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Old 07-07-2002, 08:57 PM   #46
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A shore rating is a durometer rating - there are several ranges, however, and you have to make sure you are using shore 0 (???) because they all differ, they go from 00, 0, A, B, C, D (being the hardest - usually used for things like bowling balls. . .)

So, when we say we are using 42 shore and 37shore, those are durometer readings at 0 (and technically should be called 42 shore 0, but, nah, who cares )
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Old 07-08-2002, 11:19 AM   #47
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Thanks Boomer:

But now I have another question.

How do you know which shore (00, 0, A, B, C, D) is being used with a durometer?

One of the reasons I ask is that TRC use to put durometer readings on there packages and If I'm not mistaken, it seems that those readings were always about 5 points lower than what people would compare an equal tire to using a shore rating.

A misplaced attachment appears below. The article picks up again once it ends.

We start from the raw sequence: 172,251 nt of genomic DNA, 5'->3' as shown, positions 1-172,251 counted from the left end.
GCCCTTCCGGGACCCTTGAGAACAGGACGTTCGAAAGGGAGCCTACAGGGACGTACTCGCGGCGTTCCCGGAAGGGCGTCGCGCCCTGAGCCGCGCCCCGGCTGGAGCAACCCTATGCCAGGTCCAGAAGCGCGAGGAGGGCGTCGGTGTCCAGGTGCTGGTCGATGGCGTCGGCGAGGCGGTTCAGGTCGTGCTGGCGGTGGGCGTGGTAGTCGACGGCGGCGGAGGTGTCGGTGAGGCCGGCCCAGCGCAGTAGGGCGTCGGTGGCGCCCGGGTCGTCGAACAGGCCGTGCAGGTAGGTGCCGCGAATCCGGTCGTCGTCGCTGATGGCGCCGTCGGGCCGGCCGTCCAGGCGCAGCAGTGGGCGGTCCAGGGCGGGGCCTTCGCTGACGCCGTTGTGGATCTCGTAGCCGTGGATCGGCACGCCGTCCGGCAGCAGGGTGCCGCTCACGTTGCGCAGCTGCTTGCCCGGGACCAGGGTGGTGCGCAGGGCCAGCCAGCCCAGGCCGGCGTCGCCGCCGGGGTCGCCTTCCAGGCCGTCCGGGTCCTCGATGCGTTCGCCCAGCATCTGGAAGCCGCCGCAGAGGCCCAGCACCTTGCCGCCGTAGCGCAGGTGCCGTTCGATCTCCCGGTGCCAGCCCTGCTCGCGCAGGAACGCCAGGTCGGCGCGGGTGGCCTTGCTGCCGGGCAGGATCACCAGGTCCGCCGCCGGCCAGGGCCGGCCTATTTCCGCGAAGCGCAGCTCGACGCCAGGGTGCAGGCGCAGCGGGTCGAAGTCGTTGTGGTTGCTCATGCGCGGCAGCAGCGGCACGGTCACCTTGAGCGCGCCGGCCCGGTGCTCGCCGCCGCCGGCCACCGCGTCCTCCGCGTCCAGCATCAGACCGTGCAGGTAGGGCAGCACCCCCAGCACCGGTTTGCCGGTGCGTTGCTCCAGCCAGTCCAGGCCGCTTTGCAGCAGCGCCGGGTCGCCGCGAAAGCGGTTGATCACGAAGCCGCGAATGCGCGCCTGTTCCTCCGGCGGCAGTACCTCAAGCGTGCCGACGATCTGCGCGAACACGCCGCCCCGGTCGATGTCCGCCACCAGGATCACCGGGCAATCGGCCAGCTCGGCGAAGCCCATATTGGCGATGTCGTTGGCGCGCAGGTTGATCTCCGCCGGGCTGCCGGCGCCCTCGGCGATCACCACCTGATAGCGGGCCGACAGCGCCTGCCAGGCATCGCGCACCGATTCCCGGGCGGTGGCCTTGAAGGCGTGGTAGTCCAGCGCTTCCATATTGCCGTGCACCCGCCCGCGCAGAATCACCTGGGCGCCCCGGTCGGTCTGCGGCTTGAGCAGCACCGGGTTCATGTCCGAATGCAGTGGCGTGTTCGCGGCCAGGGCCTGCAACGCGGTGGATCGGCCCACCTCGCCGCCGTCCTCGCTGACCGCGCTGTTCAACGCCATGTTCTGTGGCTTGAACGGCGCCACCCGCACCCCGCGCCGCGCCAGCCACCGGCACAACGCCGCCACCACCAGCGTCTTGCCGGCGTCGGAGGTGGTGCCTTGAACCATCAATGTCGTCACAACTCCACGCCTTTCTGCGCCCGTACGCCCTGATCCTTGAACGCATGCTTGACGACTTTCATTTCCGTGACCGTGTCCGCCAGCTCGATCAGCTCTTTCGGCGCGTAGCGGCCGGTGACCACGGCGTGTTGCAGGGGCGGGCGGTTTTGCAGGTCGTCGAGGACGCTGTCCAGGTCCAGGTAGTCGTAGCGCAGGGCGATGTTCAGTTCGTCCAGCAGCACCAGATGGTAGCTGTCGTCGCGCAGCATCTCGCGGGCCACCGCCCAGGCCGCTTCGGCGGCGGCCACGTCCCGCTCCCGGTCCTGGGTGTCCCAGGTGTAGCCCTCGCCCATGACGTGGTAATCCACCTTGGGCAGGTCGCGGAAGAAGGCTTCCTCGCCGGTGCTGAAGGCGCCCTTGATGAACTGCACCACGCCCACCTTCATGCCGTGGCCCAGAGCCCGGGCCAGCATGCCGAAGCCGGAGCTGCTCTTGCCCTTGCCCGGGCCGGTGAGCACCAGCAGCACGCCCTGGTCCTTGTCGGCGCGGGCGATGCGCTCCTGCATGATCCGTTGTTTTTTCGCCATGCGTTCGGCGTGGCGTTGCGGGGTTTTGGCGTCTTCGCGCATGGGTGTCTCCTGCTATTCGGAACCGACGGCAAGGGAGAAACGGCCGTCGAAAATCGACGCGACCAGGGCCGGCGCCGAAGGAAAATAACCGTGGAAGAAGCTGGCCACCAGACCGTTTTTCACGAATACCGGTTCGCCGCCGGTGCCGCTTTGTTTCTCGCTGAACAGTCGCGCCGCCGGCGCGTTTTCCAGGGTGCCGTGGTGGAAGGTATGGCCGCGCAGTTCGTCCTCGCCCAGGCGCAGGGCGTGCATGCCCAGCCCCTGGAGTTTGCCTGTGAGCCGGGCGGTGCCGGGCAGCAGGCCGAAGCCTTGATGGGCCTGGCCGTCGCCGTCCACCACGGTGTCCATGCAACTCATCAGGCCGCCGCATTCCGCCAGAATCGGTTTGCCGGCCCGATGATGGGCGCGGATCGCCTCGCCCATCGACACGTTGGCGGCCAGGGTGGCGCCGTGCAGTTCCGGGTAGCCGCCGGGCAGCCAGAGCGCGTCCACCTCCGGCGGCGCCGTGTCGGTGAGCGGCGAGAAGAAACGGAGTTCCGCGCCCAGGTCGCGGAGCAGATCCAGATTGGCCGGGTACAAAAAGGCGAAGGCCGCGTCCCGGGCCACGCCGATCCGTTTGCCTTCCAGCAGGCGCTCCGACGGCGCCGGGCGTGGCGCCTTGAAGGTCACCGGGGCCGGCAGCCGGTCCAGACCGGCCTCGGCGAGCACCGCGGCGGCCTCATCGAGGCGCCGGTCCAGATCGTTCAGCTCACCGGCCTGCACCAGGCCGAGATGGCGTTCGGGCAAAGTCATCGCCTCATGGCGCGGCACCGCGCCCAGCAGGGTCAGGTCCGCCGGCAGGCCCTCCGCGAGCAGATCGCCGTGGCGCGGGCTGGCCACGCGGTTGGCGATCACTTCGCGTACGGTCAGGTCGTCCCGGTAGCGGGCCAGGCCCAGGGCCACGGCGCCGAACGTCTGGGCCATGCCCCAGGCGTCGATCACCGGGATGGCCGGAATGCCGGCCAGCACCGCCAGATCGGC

And to make matters worse. Trinity has started making there front and rear tires the same shore rating but one (can't remember whether it was the front or rear) has more rubber on it so they will wear faster.

Not to mention that widths front to rear are now different.


Sorry if this has been covered previously but I am just trying to under all of this.
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Old 07-08-2002, 05:05 PM   #48
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Usual rating (for our tires) is 0 - believe it or not, the rating that Jaco, at least, purchases their foam with is C - same foam, different rating system. . .

Anyway all of our tires are rated with 0. TRC may be just a bit softer because they use a different rubber supplier.

Hardness (durometer, shore) is only one factor - sidewall is also something to consider, yes. The taller the sidewall, the more the tire will flex, leading to more wear. I like some old rims that I have (don't know where I got them) that are huge so that at a regular tire size I don't have much sidewall - takes a bit of bite away but cuts way down on wear.

Anyway, our tires are pretty much universally rated with the 0 scale.
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